So what does this mean for PR firms? Most, in fact the clear majority of them, fly under the radar of GDPR and U.S. state regulations (so far) due to their size or revenue. As IAPP points out, GDPR generally limits its regulation to firms over 250 employees (there are few exceptions) and California, for example, has a limit to (1) have over $25 million in annual gross revenue; (2) buy, receive, sell, or share for commercial purposes the personal information of 50,000 or more consumers, households, or devices; or (3) derive 50 percent or more of their revenue from the sale of consumers’ personal information. The above law is enforceable in California and applies to data subjects there, but given the nature of data processing, most companies will need to consider whether to apply the rules to all users.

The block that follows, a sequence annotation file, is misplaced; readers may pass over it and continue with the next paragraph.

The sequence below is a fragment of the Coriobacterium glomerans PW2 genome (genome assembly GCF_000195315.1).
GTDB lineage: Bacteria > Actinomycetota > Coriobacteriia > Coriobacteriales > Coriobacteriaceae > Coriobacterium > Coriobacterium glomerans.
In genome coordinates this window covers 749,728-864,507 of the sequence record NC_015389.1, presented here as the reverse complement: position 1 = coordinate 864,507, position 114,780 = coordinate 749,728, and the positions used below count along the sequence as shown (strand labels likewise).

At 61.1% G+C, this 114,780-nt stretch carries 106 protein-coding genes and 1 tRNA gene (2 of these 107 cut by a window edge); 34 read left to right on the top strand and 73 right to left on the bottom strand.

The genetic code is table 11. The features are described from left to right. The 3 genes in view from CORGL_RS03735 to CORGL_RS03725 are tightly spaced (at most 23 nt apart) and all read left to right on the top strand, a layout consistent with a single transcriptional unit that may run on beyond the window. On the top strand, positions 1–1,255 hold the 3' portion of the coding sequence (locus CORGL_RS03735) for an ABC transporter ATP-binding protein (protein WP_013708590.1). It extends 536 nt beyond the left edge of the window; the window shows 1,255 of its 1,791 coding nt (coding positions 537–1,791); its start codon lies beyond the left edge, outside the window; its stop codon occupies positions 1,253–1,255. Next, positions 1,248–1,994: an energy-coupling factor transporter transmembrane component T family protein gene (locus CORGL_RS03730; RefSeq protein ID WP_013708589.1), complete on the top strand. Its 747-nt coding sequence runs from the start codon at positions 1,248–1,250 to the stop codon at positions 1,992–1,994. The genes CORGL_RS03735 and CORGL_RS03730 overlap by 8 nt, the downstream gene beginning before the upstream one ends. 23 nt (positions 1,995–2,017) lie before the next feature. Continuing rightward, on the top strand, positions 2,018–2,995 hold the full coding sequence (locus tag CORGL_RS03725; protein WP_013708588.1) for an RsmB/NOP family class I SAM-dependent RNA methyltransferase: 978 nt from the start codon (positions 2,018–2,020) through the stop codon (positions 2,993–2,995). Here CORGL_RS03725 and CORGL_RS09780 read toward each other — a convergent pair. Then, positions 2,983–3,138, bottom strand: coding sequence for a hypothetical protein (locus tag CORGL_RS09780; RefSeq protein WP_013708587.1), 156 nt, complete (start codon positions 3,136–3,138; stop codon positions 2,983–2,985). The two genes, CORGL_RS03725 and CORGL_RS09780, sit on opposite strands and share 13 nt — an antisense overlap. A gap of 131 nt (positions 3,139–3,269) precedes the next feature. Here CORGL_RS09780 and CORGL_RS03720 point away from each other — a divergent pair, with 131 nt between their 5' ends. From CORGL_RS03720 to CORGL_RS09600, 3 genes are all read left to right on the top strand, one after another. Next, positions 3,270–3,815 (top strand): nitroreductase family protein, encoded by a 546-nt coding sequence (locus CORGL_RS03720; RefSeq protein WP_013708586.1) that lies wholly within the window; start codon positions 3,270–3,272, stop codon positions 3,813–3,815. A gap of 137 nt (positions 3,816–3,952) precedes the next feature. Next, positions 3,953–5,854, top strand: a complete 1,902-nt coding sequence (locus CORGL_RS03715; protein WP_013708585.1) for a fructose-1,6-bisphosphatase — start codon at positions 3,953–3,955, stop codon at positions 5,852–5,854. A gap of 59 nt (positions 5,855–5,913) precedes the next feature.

It is understood by the experts in compliance that neither the European Union nor individual U.S. states are out to shut down small businesses. Rowan Fogarty, COO of Vigitrust, a world leader in compliance, helped put this in context when I spoke with him recently. Rowan explained that the primary purpose of GDPR is to prevent the misuse of consumer data that was collected for one reason and then used or resold for a different purpose. Those are atypical circumstances for the PR world. But beware if you fall into a category of marketers or specialized PR firms that use data this way.
Nevertheless, he pointed out that almost all PR firms could be held liable by association. Most firms use at least one third party database containing large numbers of reporter names and information. Most regulations consider responsibility for the use and management of information from third parties to be shared by the compiler and user. That means you and me in the PR world. Therefore, you should check and recheck that your suppliers of databases are compliant with GDPR’s very strict standards since a portion will likely cover European media.